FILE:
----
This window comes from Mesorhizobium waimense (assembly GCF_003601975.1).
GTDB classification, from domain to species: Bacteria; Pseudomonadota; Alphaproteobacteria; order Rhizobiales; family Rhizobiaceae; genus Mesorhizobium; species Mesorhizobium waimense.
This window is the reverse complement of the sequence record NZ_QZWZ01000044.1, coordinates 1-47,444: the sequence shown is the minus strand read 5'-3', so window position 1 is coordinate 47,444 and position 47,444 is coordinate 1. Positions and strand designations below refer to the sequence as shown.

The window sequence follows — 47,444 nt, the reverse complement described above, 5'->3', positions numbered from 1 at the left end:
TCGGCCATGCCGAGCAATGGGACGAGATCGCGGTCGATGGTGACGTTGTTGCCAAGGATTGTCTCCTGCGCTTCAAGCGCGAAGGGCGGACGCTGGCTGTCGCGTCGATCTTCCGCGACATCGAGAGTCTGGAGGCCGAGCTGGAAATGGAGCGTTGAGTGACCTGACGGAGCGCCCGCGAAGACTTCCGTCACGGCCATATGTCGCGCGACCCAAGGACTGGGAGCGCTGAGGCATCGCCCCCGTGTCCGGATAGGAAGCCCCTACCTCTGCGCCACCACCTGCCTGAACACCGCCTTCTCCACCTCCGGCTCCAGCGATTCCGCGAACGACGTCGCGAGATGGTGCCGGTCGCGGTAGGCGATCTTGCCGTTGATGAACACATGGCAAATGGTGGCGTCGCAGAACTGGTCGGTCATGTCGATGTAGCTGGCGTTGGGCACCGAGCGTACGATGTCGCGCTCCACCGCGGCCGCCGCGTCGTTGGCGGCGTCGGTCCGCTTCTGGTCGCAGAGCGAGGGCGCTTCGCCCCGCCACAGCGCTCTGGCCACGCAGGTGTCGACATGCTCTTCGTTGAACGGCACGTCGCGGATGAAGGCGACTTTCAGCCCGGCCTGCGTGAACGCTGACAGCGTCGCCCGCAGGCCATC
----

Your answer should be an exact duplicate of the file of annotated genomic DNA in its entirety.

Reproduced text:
This window comes from Mesorhizobium waimense (assembly GCF_003601975.1).
GTDB classification, from domain to species: Bacteria; Pseudomonadota; Alphaproteobacteria; order Rhizobiales; family Rhizobiaceae; genus Mesorhizobium; species Mesorhizobium waimense.
This window is the reverse complement of the sequence record NZ_QZWZ01000044.1, coordinates 1-47,444: the sequence shown is the minus strand read 5'-3', so window position 1 is coordinate 47,444 and position 47,444 is coordinate 1. Positions and strand designations below refer to the sequence as shown.

The window sequence follows — 47,444 nt, the reverse complement described above, 5'->3', positions numbered from 1 at the left end:
TCGGCCATGCCGAGCAATGGGACGAGATCGCGGTCGATGGTGACGTTGTTGCCAAGGATTGTCTCCTGCGCTTCAAGCGCGAAGGGCGGACGCTGGCTGTCGCGTCGATCTTCCGCGACATCGAGAGTCTGGAGGCCGAGCTGGAAATGGAGCGTTGAGTGACCTGACGGAGCGCCCGCGAAGACTTCCGTCACGGCCATATGTCGCGCGACCCAAGGACTGGGAGCGCTGAGGCATCGCCCCCGTGTCCGGATAGGAAGCCCCTACCTCTGCGCCACCACCTGCCTGAACACCGCCTTCTCCACCTCCGGCTCCAGCGATTCCGCGAACGACGTCGCGAGATGGTGCCGGTCGCGGTAGGCGATCTTGCCGTTGATGAACACATGGCAAATGGTGGCGTCGCAGAACTGGTCGGTCATGTCGATGTAGCTGGCGTTGGGCACCGAGCGTACGATGTCGCGCTCCACCGCGGCCGCCGCGTCGTTGGCGGCGTCGGTCCGCTTCTGGTCGCAGAGCGAGGGCGCTTCGCCCCGCCACAGCGCTCTGGCCACGCAGGTGTCGACATGCTCTTCGTTGAACGGCACGTCGCGGATGAAGGCGACTTTCAGCCCGGCCTGCGTGAACGCTGACAGCGTCGCCCGCAGGCCATC